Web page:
A perennial state Senate bill to allow for charter schools gained additional traction today when it was amended to give local school boards a say in the matter.
The Senate voted 28-9 to pass Senate
Bill 253, which would create a pilot program to allow charter schools in
Fayette and Jefferson counties.
Sen. Mike Wilson, R-Bowling
Green, who introduced the bill, said the measure is an attempt to close
the achievement gap – the persistent disparity of educational measures
between students with different socioeconomic backgrounds.
SB 253, the charter schools would be part of the state’s system of
public education, but the schools would be exempt from some laws and
regulations applicable to public school systems. Wilson said the charter
schools would be tuition free, nonprofit and have no religious
affiliation. In addition, the charter schools would have to be committed
to “at-risk” students and located in areas where those students reside.
Reginald Thomas, D-Lexington, successfully introduced an amendment to
allow “local control.” The amendment would let locally-elected school
boards authorize charter schools.
“I think we have to recognize
that we have to be innovative and creative when it comes to trying to
adjust the achievement gap,” Thomas said. “We have had an achievement
gap in Fayette County far too long.”
Wilson said Thomas’ amendment was a compromise he was willing to make if it improved the chances of SB 253 becoming law.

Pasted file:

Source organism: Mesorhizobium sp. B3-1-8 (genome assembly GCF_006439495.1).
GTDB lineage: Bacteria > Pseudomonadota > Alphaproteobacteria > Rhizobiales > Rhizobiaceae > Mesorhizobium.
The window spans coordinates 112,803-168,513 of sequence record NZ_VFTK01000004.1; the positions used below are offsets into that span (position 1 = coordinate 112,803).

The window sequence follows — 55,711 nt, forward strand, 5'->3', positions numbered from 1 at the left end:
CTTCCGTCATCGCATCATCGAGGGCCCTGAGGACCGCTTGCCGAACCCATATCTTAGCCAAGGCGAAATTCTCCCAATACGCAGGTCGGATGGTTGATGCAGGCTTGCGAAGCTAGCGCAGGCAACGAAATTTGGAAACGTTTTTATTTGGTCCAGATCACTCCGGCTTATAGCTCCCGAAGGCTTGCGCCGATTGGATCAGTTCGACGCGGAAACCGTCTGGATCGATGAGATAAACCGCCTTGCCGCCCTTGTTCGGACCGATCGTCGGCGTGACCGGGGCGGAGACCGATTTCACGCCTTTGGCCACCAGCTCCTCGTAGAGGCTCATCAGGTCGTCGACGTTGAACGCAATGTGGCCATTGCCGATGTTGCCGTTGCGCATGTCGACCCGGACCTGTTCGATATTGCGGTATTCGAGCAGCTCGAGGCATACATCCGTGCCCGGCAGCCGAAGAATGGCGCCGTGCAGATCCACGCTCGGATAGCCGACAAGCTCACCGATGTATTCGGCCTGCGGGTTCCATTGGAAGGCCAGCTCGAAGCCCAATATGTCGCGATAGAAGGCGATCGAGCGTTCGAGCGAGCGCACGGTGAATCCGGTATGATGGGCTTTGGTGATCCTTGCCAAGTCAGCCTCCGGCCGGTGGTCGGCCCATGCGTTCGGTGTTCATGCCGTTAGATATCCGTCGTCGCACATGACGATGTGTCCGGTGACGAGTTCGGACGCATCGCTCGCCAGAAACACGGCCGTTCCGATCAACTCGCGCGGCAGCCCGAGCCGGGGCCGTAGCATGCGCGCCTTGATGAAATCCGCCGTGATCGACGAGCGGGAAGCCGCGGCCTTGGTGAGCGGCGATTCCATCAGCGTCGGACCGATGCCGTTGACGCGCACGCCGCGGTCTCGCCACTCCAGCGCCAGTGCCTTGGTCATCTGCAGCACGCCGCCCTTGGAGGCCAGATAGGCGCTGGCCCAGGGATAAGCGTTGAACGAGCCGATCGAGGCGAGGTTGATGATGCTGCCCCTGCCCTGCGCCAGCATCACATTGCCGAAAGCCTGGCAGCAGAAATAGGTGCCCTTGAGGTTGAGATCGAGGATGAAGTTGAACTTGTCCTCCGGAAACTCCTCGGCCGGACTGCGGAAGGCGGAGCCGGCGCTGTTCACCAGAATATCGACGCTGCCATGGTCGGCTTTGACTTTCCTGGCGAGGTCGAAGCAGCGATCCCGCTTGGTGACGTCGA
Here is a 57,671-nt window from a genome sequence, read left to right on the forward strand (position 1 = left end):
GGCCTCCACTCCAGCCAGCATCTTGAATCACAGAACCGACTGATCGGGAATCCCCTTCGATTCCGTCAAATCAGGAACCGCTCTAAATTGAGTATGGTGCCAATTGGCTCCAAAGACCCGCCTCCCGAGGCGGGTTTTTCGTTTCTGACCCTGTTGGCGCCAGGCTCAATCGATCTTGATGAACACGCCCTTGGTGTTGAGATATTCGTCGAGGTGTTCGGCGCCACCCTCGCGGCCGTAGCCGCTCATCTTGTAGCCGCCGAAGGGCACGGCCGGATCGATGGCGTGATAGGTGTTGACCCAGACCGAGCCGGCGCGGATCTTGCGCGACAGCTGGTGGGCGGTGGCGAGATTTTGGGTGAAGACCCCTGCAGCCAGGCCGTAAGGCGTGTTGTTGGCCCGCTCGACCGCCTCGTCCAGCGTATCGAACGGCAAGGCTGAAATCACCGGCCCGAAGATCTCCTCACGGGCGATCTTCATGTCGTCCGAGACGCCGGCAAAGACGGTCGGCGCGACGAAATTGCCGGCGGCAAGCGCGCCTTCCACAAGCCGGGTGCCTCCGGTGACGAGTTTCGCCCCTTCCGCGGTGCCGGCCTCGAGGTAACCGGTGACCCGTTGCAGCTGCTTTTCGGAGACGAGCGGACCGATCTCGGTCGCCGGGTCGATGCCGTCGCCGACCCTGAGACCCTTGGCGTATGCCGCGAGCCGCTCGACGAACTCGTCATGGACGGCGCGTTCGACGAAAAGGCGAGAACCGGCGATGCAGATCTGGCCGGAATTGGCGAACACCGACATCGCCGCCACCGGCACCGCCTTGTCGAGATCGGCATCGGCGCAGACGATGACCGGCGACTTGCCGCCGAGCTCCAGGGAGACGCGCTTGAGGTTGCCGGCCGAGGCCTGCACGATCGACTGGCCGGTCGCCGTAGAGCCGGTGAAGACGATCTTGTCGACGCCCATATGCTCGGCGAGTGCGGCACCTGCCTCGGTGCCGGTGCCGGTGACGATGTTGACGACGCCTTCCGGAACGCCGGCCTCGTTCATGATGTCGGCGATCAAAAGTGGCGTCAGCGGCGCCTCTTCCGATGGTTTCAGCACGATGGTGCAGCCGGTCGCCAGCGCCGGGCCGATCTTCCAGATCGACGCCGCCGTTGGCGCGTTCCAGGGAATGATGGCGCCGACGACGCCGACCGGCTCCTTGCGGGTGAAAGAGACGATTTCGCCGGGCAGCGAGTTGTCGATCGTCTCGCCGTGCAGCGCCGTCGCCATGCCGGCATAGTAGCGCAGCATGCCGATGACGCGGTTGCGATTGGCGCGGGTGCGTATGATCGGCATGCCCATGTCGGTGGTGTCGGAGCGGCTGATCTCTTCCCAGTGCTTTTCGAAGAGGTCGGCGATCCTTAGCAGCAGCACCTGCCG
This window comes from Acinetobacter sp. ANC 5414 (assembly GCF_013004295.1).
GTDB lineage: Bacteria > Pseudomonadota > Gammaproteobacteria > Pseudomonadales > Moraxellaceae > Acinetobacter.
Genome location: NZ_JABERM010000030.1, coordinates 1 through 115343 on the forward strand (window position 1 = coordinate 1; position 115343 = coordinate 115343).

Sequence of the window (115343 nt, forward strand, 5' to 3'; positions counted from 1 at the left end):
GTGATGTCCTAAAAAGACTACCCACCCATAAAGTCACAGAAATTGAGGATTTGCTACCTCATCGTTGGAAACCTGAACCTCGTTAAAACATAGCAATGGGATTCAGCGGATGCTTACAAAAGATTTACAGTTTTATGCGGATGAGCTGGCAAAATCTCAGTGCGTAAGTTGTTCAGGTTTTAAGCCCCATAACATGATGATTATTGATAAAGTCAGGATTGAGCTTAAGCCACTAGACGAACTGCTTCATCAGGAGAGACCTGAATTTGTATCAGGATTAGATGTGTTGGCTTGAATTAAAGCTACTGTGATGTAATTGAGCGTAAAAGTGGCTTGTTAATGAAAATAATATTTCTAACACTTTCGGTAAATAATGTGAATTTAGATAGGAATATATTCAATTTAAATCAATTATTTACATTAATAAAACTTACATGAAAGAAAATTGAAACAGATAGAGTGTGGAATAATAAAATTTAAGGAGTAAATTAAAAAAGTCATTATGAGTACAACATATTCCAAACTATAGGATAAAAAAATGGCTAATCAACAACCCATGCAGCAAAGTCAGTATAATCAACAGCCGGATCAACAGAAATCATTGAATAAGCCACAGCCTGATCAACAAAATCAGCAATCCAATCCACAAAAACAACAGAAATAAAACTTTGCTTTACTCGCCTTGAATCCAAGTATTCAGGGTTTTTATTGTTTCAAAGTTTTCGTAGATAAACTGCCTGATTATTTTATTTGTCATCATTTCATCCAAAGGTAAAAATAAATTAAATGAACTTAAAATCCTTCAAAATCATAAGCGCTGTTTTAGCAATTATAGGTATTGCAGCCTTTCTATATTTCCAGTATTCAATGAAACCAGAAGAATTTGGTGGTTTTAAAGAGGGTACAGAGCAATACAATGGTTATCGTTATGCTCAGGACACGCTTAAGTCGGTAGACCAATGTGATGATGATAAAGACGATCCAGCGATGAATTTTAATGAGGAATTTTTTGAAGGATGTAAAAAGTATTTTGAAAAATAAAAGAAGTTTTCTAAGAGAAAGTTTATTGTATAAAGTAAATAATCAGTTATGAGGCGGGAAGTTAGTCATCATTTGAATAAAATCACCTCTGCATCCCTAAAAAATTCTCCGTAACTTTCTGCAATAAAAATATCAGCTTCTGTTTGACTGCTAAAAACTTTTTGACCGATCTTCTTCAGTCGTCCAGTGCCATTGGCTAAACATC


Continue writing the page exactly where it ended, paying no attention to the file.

Sen. Danny Carroll, R-Paducah, rose in support of SB 253 as amended.
question there are a couple of our school districts that year after
year after year have failing schools,” he said. “Until we intervene to
give these students a chance – the opportunity to succeed – then we are
failing those kids.’
Carroll added that the charter schools would still be staffed by certified teachers.
don’t understand all the opposition … with some teachers I’ve heard
from,” he said. “This is about those students. This is about giving
those students an equal opportunity to succeed.”
Senate Minority Floor Leader Ray S. Jones II, D-Pikeville, voted against SB 253.
only problem I have with the concept of charter schools is, that in my
opinion, we are not adequately funding the schools we have,” he said.
“When you start talking about creating a whole new school, you are
talking about facilities, you are talking about teachers.”
Jones added that charter schools would siphon much-needed resources from existing public schools.
Brandon Smith, R-Hazard, also voted against the measure. He said as
Eastern Kentucky families move away in search of jobs outside of the
coal mines, less children are in the public schools which receive
funding, in part, based on the number of students enrolled.
schools are struggling right now to keep their doors open,” Smith said.
“This bill could be seen by them as if we are giving up on them.”
SB 253 now goes to the state House of Representatives for consideration.